Dave (sorry, one book per guest) asked Are Roth conversions advisable for retired people as a way to reduce estate size?
Hmm, excellent question. Since the estate exemption (In 2012 $5.125M) tends to be a moving target, let’s look at number based on $1M exemption. Along with this, let’s assume a 50% estate tax. An IRA owner with an account valued at $1.4M could potentially have his estate subject to a $200K estate tax. If there were no other assets to pay this tax, the IRA would need to liquidate enough to net the $200K due. On the other hand, with a top tax rate of 35%, the IRA owner could convert to Roth, squeezing the account balance below the Estate Tax exemption amount.
This strategy may help avoid estate tax as well as provide a tax free retirement account to the IRA owners heirs. I’d say that’s not too bad. I think as long as there’s doubt as to what the estate tax exemption is, the conversion may be one approach to take. It helps reduce the estate tax as well as the tax on the RMDs the heir must take each year.
However, one needs to be aware of Income in Respect of a Decedent (IRD). Let me try to explain how IRD works. Say in the above example, $1M was in the value of the house and other assets, and $400K in the IRA which you inherited. The estate paid $200K in federal estate tax, and you have the $400k properly titled and are preparing to take your RMDs each year. When you withdraw your first $10,000, for example, you actually get a tax writeoff of $5000 on your schedule A. Since $200K was paid in estate tax on the $400K IRA you inherited, 50% of all withdrawal carry the opportunity to use an IRD deduction. You must track the remaining IRD each year, and reduce it by the amount taken on each year’s return. This is a pretty good deal and helps reduce the impact of the double taxation of both estate tax and income tax on withdrawal. The problem? Few people have ever heard of IRD. As if the rules for IRAs and Roth IRAs weren’t complex enough.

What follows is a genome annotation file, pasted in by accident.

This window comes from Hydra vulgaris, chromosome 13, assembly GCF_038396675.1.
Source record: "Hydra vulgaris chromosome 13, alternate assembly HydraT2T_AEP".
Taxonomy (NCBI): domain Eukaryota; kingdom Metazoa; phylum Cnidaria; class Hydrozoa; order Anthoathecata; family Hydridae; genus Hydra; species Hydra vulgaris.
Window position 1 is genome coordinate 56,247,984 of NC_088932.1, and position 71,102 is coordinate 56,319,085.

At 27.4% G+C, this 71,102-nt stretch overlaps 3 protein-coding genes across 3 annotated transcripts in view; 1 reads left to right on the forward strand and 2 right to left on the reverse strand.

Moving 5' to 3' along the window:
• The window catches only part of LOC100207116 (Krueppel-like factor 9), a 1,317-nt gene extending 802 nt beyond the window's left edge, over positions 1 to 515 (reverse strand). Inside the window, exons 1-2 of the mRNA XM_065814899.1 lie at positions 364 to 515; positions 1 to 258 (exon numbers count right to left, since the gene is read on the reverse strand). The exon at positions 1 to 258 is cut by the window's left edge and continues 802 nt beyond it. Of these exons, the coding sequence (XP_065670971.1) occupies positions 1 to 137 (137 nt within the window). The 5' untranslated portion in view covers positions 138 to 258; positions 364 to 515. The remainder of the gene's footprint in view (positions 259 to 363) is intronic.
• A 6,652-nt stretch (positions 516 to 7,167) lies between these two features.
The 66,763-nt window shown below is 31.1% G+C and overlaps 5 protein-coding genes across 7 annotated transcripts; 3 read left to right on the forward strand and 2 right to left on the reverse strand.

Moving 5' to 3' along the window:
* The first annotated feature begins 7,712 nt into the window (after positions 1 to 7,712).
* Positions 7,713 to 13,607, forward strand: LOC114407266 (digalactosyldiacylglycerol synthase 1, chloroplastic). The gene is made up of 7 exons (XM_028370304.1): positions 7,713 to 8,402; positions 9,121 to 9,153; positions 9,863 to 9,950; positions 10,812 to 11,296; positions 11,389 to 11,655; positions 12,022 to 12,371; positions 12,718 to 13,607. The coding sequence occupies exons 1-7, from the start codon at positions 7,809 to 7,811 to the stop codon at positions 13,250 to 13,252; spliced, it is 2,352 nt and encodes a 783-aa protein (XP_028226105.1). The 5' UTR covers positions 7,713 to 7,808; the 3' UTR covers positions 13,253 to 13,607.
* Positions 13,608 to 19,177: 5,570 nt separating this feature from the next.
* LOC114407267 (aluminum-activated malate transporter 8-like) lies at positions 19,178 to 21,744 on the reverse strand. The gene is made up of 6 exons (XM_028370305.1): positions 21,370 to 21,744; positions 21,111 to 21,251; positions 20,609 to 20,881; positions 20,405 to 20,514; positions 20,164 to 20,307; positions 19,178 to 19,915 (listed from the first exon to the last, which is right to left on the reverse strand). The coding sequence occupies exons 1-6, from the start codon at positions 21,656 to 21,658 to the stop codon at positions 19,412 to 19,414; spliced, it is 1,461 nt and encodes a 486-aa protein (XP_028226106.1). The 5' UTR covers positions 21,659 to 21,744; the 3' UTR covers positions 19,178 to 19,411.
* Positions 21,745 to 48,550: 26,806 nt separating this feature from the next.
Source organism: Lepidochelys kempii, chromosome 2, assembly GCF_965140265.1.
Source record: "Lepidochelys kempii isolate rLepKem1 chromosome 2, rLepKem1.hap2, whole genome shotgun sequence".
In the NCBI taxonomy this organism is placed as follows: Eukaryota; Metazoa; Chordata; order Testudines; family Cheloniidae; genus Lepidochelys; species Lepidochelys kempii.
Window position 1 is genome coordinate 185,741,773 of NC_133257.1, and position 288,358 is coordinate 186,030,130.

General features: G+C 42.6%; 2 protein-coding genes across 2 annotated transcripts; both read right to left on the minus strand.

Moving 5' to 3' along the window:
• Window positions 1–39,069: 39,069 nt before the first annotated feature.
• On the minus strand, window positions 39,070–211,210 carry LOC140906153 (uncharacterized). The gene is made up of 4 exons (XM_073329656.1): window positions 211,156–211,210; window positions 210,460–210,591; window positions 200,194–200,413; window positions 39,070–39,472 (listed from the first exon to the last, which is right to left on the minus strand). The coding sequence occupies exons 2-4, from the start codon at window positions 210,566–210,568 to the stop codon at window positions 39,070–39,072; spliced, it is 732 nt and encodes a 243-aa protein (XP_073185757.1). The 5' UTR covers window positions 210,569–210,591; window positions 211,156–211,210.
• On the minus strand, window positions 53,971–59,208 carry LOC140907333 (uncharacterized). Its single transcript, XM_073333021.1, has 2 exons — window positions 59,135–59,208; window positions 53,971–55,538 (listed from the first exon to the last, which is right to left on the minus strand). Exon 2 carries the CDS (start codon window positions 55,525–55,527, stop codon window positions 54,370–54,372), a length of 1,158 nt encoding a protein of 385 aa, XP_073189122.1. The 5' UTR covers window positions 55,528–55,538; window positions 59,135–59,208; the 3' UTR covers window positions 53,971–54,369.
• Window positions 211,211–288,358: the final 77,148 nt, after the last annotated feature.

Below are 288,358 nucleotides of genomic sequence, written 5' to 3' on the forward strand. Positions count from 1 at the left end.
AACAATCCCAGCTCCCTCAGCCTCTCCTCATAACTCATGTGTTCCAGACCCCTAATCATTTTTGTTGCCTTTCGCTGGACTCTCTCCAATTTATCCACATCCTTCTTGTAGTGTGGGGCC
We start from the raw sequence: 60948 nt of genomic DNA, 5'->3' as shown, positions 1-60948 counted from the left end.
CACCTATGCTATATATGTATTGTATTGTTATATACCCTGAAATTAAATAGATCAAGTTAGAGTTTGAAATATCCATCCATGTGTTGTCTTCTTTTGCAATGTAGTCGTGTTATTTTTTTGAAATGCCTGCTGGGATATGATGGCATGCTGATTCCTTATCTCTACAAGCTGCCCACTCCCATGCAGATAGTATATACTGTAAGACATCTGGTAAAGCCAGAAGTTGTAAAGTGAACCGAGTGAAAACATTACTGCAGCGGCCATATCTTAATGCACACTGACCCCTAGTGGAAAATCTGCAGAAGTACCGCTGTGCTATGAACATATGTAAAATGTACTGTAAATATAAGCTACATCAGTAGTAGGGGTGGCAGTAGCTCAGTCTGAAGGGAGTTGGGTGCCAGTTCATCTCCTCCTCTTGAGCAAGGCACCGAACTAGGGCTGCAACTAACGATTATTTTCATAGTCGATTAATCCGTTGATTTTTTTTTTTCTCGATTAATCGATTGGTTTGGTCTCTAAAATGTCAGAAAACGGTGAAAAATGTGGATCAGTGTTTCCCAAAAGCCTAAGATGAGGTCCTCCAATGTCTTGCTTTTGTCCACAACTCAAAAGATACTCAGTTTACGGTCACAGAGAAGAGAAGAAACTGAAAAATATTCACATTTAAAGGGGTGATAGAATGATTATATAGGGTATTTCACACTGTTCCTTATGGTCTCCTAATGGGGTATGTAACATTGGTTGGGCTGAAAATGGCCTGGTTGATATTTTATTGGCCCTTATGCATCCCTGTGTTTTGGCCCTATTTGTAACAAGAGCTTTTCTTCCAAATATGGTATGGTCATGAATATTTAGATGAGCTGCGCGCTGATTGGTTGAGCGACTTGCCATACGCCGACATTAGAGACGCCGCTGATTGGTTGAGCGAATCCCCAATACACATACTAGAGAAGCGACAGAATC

For most people in retirement who have a decent IRA account, I prefer to suggest small conversions each year, just enough to ‘top off’ their current bracket. I help a woman with her taxes each year. After her standard deduction and exemption, her taxable income is just over $25,000. This puts her marginal rate at 15%. With her RMDs growing each year, she risked having her income bump to the 25% bracket. But years ago, we started converting to Roth. Just enough to put her taxable income right at the line between 15% and 25% marginal rates. This strategy is less about estate size (she has well under $1M in her estate) but more about tax optimization. She’ll avoid paying 25%, and her heirs, two daughters, will both avoid having to pay any tax at all on the Roth accounts.